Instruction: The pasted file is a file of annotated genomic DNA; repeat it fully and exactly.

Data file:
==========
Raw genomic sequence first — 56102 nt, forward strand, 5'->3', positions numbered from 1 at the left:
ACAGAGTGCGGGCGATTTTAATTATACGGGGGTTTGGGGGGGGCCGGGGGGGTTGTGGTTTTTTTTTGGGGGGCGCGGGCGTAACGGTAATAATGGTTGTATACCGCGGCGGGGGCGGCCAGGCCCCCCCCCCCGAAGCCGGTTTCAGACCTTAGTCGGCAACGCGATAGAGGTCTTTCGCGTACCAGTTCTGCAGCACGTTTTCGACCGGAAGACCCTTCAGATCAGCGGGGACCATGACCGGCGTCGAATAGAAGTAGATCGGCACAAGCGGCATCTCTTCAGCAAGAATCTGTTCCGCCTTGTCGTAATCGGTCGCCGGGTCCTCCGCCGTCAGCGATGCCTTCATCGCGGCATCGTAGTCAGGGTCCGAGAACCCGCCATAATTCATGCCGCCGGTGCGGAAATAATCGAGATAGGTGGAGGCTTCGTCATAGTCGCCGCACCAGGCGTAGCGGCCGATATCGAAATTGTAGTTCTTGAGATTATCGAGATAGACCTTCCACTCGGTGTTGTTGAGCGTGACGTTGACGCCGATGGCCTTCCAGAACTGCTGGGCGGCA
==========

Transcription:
Raw genomic sequence first — 56102 nt, forward strand, 5'->3', positions numbered from 1 at the left:
ACAGAGTGCGGGCGATTTTAATTATACGGGGGTTTGGGGGGGGCCGGGGGGGTTGTGGTTTTTTTTTGGGGGGCGCGGGCGTAACGGTAATAATGGTTGTATACCGCGGCGGGGGCGGCCAGGCCCCCCCCCCCGAAGCCGGTTTCAGACCTTAGTCGGCAACGCGATAGAGGTCTTTCGCGTACCAGTTCTGCAGCACGTTTTCGACCGGAAGACCCTTCAGATCAGCGGGGACCATGACCGGCGTCGAATAGAAGTAGATCGGCACAAGCGGCATCTCTTCAGCAAGAATCTGTTCCGCCTTGTCGTAATCGGTCGCCGGGTCCTCCGCCGTCAGCGATGCCTTCATCGCGGCATCGTAGTCAGGGTCCGAGAACCCGCCATAATTCATGCCGCCGGTGCGGAAATAATCGAGATAGGTGGAGGCTTCGTCATAGTCGCCGCACCAGGCGTAGCGGCCGATATCGAAATTGTAGTTCTTGAGATTATCGAGATAGACCTTCCACTCGGTGTTGTTGAGCGTGACGTTGACGCCGATGGCCTTCCAGAACTGCTGGGCGGCA